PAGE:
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23 Apr, 2015 15:48

30% of Afghan security forces involved in drug trade – Russian narcotics watchdog

30% of Afghan security forces involved in drug trade – Russian narcotics watchdog

Almost a third of Afghanistan’s security forces have turned to drug trafficking, Russia’s narcotics control agency reports. The watchdog’s director Viktor Ivanov blames foreign troops and fighting in the drug-rich region.

“A concentration of foreign forces and fighting in a drug-producing state has ensured a climate of rampant desertion from the local armed forces and police,” the director of Russia’s Federal Drug Control Service (FSKN) said at the Second Anti-narcotics Ministerial Conference in Moscow.

“This amounts to some 50-90,000 people taking up the criminal enterprise annually.”

Afghanistan is notoriously known worldwide for being the prime source opiate production, including heroin, and a large producer of marijuana and hashish.

The US campaigns in Afghanistan and Iraq have led to the rise of regional terrorism which added to a rise in all sorts of illegal activities, including drug production and trafficking.

Afghanistan remains a homeland for the largest opium poppy production and distribution network in the world, supplying more than 90 percent of the global crop.

Drug money is a massive source of profit for the Islamic State (IS, formerly ISIS). The terrorist group makes around $1 billion annually from trafficking heroin and opium across conquered land.

READ MORE:Afghan opium cultivation ‘grew 40-fold’ during US operation - Russia Security Council chief

"According to our estimates, the IS makes up to $1 billion annually on Afghan heroin trafficked through its territory," Ivanov said in early March.

What’s more, over half of Europe’s heroin now comes from the IS, he added. Together with oil and conquest, drugs have risen to the top of the terrorists’ income-generating activities.

According to the International Narcotic Control Board, Heroin trafficking from Afghanistan has increased the consumption of opiate drugs in East European countries to levels higher than the world average.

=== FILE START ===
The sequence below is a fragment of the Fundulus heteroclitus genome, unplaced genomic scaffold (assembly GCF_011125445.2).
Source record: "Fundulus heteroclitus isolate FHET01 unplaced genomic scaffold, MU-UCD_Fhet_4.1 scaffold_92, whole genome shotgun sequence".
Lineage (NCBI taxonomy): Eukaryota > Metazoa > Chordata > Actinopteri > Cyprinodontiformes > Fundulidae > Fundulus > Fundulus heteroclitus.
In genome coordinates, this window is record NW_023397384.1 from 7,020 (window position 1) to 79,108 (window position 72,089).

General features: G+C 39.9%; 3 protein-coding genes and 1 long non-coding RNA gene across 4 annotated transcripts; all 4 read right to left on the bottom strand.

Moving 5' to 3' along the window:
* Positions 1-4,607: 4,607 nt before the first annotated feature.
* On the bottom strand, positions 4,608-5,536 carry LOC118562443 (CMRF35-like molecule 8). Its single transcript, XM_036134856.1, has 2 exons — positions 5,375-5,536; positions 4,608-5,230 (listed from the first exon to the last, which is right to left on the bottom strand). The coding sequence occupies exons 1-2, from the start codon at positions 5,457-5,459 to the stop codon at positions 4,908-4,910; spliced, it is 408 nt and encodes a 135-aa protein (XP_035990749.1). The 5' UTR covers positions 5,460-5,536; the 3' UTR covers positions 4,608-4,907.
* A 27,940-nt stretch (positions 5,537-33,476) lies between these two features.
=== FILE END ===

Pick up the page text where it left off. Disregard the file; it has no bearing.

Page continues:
Ivanov’s statement on Afghan security forces’ increasing involvement in the business will come as no surprise to some, as many other forms of generating income gradually disappear due to conflict.

Drugs from volatile regions are becoming a global problem, with Russian borders positioned closer to it than anyone else in Europe.

In another interview, with Russian radio Kommersant FM, Ivanov attested to how for the first time the drug trade in Russia has eclipsed the defense budget, as the country approaches 1.3 trillion rubles (US$25.5 billion) spent annually on getting high.

Speaking at the anti-drugs conference on Thursday, the director said adequate progress had not been reached in 1998, in the course of the last UN assembly.

“It is unfortunate that the international community remains in need of a consolidated push in the fight against drugs,” Ivanov added on Thursday, reminding delegates that in the 17 years since the last meeting, opium production in Afghanistan has doubled.

The anti-drugs conference comes ahead of the UN General Assembly on drugs, to be held in the fall of next year. At the conference, Russia’s FSKN was joined by BRICS, OSCE and other international organizations and partners in setting up the groundwork for the creation of a unified drugs policy, which they hope to present next year.